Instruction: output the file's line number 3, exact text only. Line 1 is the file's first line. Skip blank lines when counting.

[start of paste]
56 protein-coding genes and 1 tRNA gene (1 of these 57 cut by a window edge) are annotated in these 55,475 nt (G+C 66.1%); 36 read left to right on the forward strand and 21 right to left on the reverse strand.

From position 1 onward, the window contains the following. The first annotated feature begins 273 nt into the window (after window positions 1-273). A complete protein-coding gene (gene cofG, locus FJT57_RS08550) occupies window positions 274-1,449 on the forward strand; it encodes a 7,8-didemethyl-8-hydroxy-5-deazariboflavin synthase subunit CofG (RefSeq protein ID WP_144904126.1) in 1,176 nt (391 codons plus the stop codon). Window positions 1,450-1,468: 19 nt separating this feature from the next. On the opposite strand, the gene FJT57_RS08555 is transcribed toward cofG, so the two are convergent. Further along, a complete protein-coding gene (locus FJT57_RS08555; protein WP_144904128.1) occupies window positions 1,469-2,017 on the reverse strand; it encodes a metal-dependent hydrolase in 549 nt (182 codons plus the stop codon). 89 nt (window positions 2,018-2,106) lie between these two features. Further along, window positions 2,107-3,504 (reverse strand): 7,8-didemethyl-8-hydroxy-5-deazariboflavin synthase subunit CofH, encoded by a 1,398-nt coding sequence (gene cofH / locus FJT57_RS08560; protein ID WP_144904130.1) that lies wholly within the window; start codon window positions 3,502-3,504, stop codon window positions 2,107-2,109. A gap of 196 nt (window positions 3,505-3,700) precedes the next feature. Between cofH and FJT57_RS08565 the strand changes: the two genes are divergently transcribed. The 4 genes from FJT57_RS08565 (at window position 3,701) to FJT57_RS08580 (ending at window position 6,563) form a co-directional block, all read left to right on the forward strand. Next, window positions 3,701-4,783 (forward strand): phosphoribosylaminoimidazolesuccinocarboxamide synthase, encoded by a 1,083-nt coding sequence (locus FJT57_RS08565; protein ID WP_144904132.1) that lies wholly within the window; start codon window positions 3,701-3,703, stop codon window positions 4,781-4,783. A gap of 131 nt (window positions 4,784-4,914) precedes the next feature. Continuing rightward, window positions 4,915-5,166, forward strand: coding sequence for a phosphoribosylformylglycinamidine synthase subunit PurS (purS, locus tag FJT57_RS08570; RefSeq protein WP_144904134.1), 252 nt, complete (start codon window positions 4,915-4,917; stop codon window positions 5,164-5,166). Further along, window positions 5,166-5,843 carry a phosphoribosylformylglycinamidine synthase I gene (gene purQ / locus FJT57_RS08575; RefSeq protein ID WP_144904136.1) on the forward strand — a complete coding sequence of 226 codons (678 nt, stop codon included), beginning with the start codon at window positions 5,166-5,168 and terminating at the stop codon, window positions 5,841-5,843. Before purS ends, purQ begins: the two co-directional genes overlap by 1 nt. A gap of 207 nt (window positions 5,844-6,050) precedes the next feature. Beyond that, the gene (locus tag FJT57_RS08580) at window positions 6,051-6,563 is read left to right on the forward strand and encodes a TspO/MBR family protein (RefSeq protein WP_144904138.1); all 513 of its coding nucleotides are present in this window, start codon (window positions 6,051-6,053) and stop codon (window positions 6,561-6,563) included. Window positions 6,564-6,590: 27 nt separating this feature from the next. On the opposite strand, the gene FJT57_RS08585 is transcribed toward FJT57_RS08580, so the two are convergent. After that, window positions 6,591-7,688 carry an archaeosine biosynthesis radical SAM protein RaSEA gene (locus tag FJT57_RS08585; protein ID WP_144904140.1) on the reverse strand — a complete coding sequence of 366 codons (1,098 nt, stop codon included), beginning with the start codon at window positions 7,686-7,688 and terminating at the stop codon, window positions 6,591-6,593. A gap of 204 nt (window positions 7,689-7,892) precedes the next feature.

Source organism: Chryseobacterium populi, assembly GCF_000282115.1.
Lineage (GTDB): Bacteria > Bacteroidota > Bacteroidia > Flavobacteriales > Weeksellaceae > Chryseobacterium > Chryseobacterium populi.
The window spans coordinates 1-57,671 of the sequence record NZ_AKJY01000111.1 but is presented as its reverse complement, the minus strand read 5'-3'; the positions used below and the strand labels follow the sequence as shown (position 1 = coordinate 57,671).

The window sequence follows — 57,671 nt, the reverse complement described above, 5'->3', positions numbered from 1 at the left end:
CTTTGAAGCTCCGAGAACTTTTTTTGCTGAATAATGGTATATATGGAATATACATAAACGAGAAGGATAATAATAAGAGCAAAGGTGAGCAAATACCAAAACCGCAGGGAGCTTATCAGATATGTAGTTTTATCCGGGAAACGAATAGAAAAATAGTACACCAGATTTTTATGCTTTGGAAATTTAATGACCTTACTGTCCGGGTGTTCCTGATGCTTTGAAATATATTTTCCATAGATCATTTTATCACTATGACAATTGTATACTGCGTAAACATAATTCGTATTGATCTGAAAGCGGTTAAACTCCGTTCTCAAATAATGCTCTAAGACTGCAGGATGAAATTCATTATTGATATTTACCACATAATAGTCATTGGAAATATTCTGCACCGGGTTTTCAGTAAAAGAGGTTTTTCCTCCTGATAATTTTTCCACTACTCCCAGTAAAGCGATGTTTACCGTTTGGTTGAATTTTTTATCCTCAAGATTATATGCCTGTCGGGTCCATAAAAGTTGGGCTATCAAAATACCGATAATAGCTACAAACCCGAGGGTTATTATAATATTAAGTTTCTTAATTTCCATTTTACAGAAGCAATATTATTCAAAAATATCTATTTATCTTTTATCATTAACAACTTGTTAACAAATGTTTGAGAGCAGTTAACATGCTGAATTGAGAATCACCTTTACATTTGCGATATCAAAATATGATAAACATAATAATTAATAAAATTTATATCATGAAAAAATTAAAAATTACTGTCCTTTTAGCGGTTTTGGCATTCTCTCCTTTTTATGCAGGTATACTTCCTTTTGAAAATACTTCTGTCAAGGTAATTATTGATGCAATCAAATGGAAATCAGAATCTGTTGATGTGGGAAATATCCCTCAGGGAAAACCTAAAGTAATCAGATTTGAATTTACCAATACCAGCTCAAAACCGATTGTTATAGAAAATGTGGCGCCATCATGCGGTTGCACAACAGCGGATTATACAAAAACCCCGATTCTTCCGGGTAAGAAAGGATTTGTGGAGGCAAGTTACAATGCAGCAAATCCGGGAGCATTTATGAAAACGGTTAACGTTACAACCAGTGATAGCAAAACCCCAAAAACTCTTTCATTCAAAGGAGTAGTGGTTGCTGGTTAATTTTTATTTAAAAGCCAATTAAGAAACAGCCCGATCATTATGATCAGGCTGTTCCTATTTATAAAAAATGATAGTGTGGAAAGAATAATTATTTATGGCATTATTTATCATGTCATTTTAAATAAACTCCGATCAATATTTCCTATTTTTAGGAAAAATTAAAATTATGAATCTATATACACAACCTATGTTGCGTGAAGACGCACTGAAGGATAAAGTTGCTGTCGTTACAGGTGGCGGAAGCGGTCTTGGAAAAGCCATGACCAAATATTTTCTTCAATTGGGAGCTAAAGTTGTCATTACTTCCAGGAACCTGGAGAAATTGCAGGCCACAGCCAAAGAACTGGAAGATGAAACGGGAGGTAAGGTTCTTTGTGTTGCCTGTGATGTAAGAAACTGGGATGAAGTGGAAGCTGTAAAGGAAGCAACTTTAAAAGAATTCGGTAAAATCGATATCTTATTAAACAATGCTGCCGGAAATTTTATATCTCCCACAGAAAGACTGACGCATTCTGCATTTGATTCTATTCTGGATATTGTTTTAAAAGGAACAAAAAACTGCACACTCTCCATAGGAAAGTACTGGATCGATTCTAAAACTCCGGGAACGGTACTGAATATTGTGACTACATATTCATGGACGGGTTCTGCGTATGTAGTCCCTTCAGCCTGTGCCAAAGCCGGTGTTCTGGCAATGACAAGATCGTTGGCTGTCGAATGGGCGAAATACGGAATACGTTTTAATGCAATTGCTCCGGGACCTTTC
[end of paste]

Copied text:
Source organism: Chryseobacterium populi, assembly GCF_000282115.1.